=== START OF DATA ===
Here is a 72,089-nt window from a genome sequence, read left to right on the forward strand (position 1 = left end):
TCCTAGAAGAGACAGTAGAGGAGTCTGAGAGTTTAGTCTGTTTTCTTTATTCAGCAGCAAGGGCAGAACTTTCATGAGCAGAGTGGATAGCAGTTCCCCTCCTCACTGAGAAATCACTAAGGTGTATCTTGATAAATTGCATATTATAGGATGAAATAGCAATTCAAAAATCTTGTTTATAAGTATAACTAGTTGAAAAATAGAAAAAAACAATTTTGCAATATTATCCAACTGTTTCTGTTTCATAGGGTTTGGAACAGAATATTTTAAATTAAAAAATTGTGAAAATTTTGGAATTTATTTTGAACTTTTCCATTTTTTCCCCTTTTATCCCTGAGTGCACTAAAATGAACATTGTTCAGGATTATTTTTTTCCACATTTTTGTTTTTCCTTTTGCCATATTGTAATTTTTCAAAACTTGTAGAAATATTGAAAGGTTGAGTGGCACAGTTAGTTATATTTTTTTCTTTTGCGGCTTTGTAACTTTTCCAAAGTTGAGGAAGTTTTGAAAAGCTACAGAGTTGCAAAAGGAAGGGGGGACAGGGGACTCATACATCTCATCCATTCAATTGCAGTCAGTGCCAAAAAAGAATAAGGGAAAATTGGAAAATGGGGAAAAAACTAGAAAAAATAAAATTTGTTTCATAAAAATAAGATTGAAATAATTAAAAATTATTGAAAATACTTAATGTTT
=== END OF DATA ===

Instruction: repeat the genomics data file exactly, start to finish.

Here is a 72,089-nt window from a genome sequence, read left to right on the forward strand (position 1 = left end):
TCCTAGAAGAGACAGTAGAGGAGTCTGAGAGTTTAGTCTGTTTTCTTTATTCAGCAGCAAGGGCAGAACTTTCATGAGCAGAGTGGATAGCAGTTCCCCTCCTCACTGAGAAATCACTAAGGTGTATCTTGATAAATTGCATATTATAGGATGAAATAGCAATTCAAAAATCTTGTTTATAAGTATAACTAGTTGAAAAATAGAAAAAAACAATTTTGCAATATTATCCAACTGTTTCTGTTTCATAGGGTTTGGAACAGAATATTTTAAATTAAAAAATTGTGAAAATTTTGGAATTTATTTTGAACTTTTCCATTTTTTCCCCTTTTATCCCTGAGTGCACTAAAATGAACATTGTTCAGGATTATTTTTTTCCACATTTTTGTTTTTCCTTTTGCCATATTGTAATTTTTCAAAACTTGTAGAAATATTGAAAGGTTGAGTGGCACAGTTAGTTATATTTTTTTCTTTTGCGGCTTTGTAACTTTTCCAAAGTTGAGGAAGTTTTGAAAAGCTACAGAGTTGCAAAAGGAAGGGGGGACAGGGGACTCATACATCTCATCCATTCAATTGCAGTCAGTGCCAAAAAAGAATAAGGGAAAATTGGAAAATGGGGAAAAAACTAGAAAAAATAAAATTTGTTTCATAAAAATAAGATTGAAATAATTAAAAATTATTGAAAATACTTAATGTTT